MSW anaerobic co-digestion with MSWI ashes improved BPRs(mL/gVS) at BA dosed bioreactors operated at SRT20 (day 1435and 613667) and at BA and FA dosed bioreactors at SRT40.SRT10 operation (50 175 mL/gVS) and SRT5 operation (10 90 mL/gVS) showed inhibition compared to initial BPRs of200 mL/gVS. The BPRs favored SRT40 and SRT20 operation andthe order of BPRs was found to be SRT40 > SRT20 > SRT10 > SRT5.Released metals levels stimulated rather than inhibited anaerobicco-digestion of MSW and MSWI ashes potentially found in Co,Mo and W.

    Acknowledgements

    The authors are grateful to the National Science of Council ofTaiwan (R.O.C) for providing the nancial support with a researchGrant of No. NSC 94-2622-E-324-006-CC3.

    Appendix A. Supplementary data

    Supplementary data associated with this article can be found,55, 1.5 44, 0.1 10, 0.1 5.5, 0.01 5, 0.01 4.7, 0.04 1.65 and 0.01 1.8 mg/L respectively. The restof 19 trace metals ions Ag (ND 0.012), Cr (ND 0.022), Cu (ND 0.024), Ti (ND 0.025), Co (ND 0.027), Zr (ND 0.027),Zn (ND 0.032), In (ND 0.035), Cd (ND 0.046), Hf (ND 0.064), Mo (ND 0.111), Ta (ND 0.150), Sb (ND 0.195),Sn (ND 0.202), Tl (ND 0.203), W (ND 0.281), Pb (ND 0.304), Ni (ND 0.327) and V (ND 0.538 mg/L) in all biore-actors were measured to be less than 1 mg/L. Those released met-als ion levels by checking with Fig. S-3 and Table S-3 showed MSWanaerobic digestion stimulation rather than inhibition potentiallyfound in Co, Mo and W at the BA dosed bioreactors. Similar poten-tial benet of trace elements such as Ca, Mg, K, Na, Al, Fe, Mn, Mo,Co, Cd, Cr, Cu, Ni, Pb and Zn for the anaerobic digestion was alsoreported by Lo et al. (2012a,b) and Zhang et al. (2011).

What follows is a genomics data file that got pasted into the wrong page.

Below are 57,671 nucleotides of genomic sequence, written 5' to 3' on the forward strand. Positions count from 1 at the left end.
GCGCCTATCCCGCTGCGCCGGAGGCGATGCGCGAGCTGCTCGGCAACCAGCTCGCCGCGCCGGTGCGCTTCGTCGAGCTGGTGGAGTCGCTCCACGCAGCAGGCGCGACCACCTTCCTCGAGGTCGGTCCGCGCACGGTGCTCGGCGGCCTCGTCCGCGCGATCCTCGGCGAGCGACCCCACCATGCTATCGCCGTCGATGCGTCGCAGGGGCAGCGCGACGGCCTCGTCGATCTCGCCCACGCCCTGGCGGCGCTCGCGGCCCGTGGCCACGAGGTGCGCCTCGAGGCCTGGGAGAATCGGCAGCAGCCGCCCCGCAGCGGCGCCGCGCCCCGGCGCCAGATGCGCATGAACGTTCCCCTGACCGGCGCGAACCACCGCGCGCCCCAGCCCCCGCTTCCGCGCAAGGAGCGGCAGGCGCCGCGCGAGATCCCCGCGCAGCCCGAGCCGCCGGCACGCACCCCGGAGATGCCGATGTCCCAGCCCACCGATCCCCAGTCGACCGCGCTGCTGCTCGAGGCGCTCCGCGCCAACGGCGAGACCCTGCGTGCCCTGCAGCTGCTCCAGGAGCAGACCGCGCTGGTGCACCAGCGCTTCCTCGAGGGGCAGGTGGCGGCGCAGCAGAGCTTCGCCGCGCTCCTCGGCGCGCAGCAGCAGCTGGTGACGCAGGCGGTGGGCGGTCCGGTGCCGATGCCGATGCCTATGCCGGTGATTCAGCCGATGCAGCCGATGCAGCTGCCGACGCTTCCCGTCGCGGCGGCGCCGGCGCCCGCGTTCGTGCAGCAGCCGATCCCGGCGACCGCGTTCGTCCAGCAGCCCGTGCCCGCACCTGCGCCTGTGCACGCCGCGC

Metals released by suitable amount MSWI ashes were found toenhance the biogas production particularly the potential trace me-tal of Co, Mo and W found in this study similar to the reports by Loet al. (2012a,b) and Zhang et al. (2011). Zhang et al. (2011) mea-stimulation and inhibition in the references and measured levelsin this study. Fig. S-3 showed the detailed metals levels at variousSRT operation in six periods. Other 8 major elements such as Si, S,

    ology 125 (2012) 233238 237in the online version, at http://dx.doi.org/10.1016/j.biortech.2012.08.084.

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    Effects of different SRT on anaerobic digestion of MSW dosed with various MSWI ashes1 Introduction2 Methods2.1 MSWI ashes, MSW and anaerobic sludge seeding

    3 Experimental3.1 Anaerobic parameters

    4 Results and discussion4.1 Biogas production with various SRT4.2 Anaerobic parameters4.3 Metals ions levels on anaerobic digestion

    5 ConclusionsAcknowledgementsAppendix A Supplementary dataReferences